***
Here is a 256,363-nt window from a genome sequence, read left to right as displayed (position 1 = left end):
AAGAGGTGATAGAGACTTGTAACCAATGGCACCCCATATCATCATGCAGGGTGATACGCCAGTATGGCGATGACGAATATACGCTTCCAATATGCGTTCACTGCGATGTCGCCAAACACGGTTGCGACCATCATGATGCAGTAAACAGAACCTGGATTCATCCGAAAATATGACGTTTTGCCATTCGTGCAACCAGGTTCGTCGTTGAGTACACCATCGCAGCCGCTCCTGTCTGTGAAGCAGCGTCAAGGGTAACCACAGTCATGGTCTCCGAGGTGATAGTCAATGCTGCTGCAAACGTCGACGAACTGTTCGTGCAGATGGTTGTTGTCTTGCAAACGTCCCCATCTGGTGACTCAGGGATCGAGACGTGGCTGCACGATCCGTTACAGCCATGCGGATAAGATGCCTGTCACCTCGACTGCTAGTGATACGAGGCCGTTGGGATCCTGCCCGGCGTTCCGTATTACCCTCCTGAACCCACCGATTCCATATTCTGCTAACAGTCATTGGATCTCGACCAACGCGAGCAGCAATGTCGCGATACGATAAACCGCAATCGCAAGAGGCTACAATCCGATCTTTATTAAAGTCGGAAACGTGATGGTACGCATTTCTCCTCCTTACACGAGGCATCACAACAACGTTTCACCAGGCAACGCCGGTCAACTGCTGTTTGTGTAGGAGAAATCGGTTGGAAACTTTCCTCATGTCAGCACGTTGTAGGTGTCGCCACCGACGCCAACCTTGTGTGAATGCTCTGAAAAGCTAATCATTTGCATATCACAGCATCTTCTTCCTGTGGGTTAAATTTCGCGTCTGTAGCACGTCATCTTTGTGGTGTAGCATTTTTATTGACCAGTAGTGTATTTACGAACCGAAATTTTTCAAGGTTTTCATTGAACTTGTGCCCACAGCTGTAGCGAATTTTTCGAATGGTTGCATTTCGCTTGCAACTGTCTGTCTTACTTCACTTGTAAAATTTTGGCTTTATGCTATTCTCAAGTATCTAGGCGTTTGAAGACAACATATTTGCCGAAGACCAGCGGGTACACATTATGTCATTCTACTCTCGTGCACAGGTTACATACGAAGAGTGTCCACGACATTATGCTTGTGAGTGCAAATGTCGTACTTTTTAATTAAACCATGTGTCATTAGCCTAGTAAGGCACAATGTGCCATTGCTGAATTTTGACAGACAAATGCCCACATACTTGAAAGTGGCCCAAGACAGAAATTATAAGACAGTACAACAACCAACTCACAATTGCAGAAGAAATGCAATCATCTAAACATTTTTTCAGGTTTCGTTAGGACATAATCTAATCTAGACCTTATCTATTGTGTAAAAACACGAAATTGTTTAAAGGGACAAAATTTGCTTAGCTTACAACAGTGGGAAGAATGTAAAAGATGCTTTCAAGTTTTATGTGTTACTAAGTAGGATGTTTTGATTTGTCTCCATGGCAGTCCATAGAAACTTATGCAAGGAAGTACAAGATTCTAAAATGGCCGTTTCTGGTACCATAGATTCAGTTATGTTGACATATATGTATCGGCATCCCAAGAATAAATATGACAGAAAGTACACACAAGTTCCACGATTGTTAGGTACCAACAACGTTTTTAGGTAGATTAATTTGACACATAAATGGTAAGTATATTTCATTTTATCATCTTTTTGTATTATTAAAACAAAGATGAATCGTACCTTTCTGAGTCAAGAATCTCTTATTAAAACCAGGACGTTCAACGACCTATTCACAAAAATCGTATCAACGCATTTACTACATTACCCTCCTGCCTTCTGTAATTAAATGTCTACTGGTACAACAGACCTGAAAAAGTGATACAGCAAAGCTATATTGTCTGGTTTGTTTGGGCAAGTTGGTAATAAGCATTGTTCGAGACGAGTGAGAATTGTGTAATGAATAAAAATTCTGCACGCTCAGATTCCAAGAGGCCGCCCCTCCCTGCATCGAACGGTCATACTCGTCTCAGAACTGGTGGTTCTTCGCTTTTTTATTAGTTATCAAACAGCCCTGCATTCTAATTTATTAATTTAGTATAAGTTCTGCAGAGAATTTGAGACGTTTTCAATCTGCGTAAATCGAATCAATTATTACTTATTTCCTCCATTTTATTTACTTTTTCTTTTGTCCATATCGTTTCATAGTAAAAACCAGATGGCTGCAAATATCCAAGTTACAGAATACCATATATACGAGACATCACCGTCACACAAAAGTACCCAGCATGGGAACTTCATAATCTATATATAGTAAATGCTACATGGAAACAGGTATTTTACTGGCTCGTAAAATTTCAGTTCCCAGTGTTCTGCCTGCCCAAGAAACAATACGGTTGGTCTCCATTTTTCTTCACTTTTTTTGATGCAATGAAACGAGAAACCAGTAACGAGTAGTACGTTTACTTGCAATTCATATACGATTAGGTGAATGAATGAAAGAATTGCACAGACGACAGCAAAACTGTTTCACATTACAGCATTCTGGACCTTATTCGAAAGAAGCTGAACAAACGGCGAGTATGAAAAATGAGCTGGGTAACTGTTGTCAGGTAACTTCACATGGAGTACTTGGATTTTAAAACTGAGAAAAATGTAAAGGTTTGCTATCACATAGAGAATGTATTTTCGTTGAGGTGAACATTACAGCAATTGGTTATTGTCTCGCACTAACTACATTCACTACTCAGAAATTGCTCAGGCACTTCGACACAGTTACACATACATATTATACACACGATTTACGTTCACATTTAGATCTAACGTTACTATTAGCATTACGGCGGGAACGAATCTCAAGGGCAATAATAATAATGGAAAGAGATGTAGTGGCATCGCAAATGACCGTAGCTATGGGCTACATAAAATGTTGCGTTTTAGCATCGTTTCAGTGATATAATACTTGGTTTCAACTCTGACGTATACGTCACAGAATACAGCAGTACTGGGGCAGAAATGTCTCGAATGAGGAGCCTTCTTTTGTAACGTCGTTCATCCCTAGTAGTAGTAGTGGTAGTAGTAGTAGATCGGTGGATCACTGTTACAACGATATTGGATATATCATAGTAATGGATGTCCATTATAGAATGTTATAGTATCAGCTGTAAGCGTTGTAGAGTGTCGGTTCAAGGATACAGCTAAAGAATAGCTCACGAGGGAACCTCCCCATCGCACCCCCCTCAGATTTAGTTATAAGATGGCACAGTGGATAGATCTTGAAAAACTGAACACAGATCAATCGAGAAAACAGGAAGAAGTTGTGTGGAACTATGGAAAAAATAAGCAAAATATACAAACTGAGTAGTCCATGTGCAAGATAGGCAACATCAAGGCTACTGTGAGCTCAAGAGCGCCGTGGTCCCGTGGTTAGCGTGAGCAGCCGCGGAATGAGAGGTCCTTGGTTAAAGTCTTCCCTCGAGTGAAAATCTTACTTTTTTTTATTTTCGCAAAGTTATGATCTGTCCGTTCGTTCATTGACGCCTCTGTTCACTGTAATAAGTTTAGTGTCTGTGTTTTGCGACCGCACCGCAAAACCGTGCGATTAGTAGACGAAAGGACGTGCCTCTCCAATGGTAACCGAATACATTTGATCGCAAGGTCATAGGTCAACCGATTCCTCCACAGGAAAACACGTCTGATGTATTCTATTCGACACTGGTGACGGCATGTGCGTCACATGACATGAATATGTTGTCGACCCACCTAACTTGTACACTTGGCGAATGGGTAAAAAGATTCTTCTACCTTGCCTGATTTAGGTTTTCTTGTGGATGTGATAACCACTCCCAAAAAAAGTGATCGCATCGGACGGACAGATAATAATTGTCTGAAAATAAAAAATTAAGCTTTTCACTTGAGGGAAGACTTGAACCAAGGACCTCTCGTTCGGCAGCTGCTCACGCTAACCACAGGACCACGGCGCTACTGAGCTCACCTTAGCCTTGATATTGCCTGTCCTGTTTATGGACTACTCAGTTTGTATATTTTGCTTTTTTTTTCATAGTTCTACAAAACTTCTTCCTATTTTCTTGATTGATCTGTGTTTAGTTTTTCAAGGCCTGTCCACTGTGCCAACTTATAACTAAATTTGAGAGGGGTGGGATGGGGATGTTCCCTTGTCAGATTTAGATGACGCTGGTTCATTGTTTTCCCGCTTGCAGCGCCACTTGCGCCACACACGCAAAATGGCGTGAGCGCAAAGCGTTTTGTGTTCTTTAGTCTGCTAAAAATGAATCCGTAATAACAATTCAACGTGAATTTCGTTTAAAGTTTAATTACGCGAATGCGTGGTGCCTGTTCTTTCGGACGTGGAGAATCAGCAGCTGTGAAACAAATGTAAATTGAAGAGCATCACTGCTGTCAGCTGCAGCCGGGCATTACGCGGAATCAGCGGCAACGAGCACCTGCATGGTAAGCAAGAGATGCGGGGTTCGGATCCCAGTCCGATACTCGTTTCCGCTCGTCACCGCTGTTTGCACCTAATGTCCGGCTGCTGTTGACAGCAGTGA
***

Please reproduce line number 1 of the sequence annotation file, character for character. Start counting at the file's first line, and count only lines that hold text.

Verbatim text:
Here is a 256,363-nt window from a genome sequence, read left to right as displayed (position 1 = left end):